• Fri
  • Dec 26, 2014
  • Updated: 2:42pm

Diplomacy - a futile business?

PUBLISHED : Thursday, 11 August, 2005, 12:00am
UPDATED : Thursday, 11 August, 2005, 12:00am

The diplomats call it a 'recess', but the three-week break in the six-party talks on North Korea's nuclear weapons programme may signal the futility - if not the failure - of diplomacy as a solution.

That's the impression that emerges from nearly two weeks of on-again, off-again talks in Beijing that engendered false hopes, at least in South Korea, that the process might end in a face-saving piece of paper called a 'statement of principles' on which all sides could agree.

South Korean officials blame the US almost as much as North Korea for the inability of the sides to come to terms. South Korea's chief envoy, Song Min-soon, has said the US and North Korea remain apart on critical points, including whether North Korea has the right to harness nuclear energy for direly needed electrical power rather than warheads.

The US position is that North Korea essentially forfeited that right by forging ahead with a programme for processing highly enriched uranium for warheads in violation of the 1994 Geneva agreement, under which the North shut down its nuclear facility at Yongbyon. In exchange, the US agreed to send heavy fuel oil to North Korea during construction of twin light-water nuclear reactors for which South Korea and Japan agreed to put up most of the US$5 billion bill.

The whole deal fell apart in October 2002 after North Korea acknowledged the existence of the uranium programme to a delegation to Pyongyang led by James Kelly, at that time the chief US negotiator on North Korea.

Pyongyang, however, insists the United States, South Korea and Japan have to live up to that deal and go on with construction of the reactors, and emphatically denies the existence of the uranium programme, charging that Mr Kelly completely distorted whatever he was told.

The distrust between Washington and Pyongyang is such that Mr Kelly's successor, Christopher Hill, has repeatedly said the US has to see North Korea at least begin to shut down its nuclear programme. North Korea has said proudly that it has restarted its facility at Yongbyon and is now producing warheads from plutonium, while again refusing to acknowledge anything to do with building warheads from uranium. South Korean officials give Mr Hill high marks for diplomacy, but question whether his approach represents any shift in US policy. Mr Hill has made a show of co-ordinating closely with Mr Song.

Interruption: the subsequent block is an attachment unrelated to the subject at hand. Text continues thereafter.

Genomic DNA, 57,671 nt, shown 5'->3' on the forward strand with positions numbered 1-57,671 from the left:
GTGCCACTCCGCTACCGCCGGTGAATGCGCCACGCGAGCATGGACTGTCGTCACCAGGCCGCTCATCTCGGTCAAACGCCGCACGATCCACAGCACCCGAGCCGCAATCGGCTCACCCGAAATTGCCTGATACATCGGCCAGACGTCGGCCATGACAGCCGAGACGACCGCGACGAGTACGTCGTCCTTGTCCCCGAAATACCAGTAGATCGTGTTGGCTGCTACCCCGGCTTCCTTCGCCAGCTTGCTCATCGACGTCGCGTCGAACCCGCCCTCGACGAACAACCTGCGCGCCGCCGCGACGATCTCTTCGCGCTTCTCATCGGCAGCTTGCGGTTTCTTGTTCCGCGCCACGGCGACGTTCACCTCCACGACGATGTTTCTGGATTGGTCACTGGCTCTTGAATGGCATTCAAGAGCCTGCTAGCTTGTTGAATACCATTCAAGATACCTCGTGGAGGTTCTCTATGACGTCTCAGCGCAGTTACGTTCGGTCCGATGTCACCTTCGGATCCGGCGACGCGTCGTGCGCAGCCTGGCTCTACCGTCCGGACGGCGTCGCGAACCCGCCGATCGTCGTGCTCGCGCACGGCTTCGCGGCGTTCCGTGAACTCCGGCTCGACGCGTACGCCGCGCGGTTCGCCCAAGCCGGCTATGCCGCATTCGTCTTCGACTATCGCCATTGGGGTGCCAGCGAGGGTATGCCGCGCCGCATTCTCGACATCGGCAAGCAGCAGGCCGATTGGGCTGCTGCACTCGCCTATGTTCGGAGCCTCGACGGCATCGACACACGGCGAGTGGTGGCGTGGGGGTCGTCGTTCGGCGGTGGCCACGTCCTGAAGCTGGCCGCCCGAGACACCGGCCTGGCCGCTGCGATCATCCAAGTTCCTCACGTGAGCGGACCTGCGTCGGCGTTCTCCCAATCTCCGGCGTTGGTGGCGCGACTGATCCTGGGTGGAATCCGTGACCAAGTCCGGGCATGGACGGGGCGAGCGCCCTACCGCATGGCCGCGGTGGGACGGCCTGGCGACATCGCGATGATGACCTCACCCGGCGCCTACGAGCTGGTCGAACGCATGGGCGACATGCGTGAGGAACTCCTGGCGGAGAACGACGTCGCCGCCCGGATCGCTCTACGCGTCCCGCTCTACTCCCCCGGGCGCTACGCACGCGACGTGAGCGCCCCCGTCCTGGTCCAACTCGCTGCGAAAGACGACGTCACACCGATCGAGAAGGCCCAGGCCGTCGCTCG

Mr Hill calls the talks 'excruciating' and profusely thanks China, as both host and creator of a series of draft statements, for having done a masterful job of pushing the process ahead.

He also says North Korea stands alone in refusing to compromise on his proposal for it to begin to dismantle its nuclear weapons programme, while South Korea begins to make good on its offer to provide the North with half its energy needs.

All the sweet talk, however, may get nowhere as long as Pyongyang sticks to its guns. It is unlikely to return to the table with any notion of a shift in policy, nor is the US.

In fact, the next step, while the talks simmer on, may be for the US to demand a debate in the United Nations Security Council on sanctions. John Bolton, the new US ambassador to the UN, has been calling for that for more than two years.

North Korea has said sanctions would be tantamount to a 'declaration of war', but China is certain to veto any resolution on sanctions in the security council.

In the meantime, look for more diplomacy, more rhetoric - and no solution to the North Korean nuclear standoff.

Journalist and author Donald Kirk has been covering the Korean nuclear issue for more than 10 years


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